The “Festival of UK” which was first announced by Theresa May was touted as a post-Brexit celebration of Britain – in 2018. Ministers had hoped that the festival would attract 66 million people, but with just over two more months to go, four of the events have so far only drawn 238,000 visitors, according to official figures.
The figures are revealed in an investigation for the latest edition of the political journal the House.
The event was soon unofficially dubbed the “Festival of Brexit”, before being reimagined as “Unboxed”.
The Dandelion festival saw one event held in Glasgow in June, with another planned for Inverness in early September and nationwide “harvest” events later that month.
A report by the House magazine stated that “everyone” they spoke to at the Glasgow event seemed to be “appalled at the very idea they were attending something once known as “The Festival of Brexit”.
Many attendees said there was a feeling they had been “tricked” into joining celebrations of the exit from the EU, claimed The National.
They said they had been unaware of the connection before attending, and that learning of it at the event left a sour taste.
Dandelion’s executive producer Jenny Niven told The House there was a “dirty money” feeling of having taken £8m to run the events despite their connection to Brexit.
Donald Shaw, the musical director of the Scotland-wide Dandelion event, said that the Scottish Government had “made clear” to the UK Government that mentioning Brexit would create trouble for the event.
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Mr Shaw told The House magazine: “It was a red-line in our contracts with Unboxed.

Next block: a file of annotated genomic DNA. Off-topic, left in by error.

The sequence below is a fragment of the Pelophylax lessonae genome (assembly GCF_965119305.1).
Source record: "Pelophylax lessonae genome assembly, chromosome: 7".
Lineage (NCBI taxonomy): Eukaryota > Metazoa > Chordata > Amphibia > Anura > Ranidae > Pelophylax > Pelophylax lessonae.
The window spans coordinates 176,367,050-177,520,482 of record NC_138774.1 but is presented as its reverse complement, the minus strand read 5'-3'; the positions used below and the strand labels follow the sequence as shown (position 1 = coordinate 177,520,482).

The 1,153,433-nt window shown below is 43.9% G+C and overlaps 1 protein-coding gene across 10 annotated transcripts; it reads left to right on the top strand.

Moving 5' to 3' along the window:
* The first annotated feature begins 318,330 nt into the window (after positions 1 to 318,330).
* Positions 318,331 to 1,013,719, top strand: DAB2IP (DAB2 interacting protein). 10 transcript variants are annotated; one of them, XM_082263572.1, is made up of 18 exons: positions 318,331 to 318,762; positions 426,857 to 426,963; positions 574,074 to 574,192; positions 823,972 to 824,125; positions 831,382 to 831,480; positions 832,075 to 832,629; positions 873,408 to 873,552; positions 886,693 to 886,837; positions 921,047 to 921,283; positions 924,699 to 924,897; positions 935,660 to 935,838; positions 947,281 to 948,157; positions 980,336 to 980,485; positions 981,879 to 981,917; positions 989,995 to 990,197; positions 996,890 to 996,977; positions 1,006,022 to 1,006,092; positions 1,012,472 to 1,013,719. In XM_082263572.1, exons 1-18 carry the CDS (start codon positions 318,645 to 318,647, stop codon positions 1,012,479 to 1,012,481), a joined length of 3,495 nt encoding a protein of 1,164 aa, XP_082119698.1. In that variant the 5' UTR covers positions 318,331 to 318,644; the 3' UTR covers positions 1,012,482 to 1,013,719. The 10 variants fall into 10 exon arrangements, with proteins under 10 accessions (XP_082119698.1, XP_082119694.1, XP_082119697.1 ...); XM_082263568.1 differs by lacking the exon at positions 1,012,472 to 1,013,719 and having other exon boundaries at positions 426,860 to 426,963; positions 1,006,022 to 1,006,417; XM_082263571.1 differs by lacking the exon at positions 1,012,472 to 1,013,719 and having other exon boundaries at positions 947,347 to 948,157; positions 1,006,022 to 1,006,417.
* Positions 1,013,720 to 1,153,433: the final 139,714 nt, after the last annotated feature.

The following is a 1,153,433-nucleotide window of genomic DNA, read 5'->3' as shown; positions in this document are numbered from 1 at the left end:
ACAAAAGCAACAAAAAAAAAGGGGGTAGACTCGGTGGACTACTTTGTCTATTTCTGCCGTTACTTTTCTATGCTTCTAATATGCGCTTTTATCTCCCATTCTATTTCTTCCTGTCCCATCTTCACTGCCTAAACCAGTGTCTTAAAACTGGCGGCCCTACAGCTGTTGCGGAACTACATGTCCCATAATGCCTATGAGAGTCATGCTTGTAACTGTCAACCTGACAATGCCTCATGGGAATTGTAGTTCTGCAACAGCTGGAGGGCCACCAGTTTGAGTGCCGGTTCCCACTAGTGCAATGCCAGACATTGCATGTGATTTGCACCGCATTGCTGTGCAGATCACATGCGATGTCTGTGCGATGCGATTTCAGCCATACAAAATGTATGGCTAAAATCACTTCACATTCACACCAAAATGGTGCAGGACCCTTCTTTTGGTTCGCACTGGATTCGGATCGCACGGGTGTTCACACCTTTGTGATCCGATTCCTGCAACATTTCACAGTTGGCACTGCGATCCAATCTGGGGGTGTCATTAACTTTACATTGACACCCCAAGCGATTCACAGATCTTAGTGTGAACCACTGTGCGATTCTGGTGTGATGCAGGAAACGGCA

“When the festival was announced we said that if literally one MP stood up and said, ‘This is the festival of Brexit’, we were all going to pull out.
“The Scottish Government made that clear to the UK Government.”
The Dandelion events focused on food sustainability and their “harvests” in September will bring “people together for community meals made from food grown in that community or sourced locally, live music and long conversations, swapping stories and sharing the produce”.
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The festival, which launched on March 1 this year, has sought to distance itself from the “Festival of Brexit” label.
The series of events got its moniker from arch-Brexiteer Jacob Rees-Mogg.
A spokesperson for Unboxed said: “There are absolutely no references to Brexit in our Full Commissioning Agreements with the 10 projects.
“With 10 projects (each delivered by multiple partners) and a significant number of events running concurrently, the plan has always been to release engagement data as part of the final evaluation.”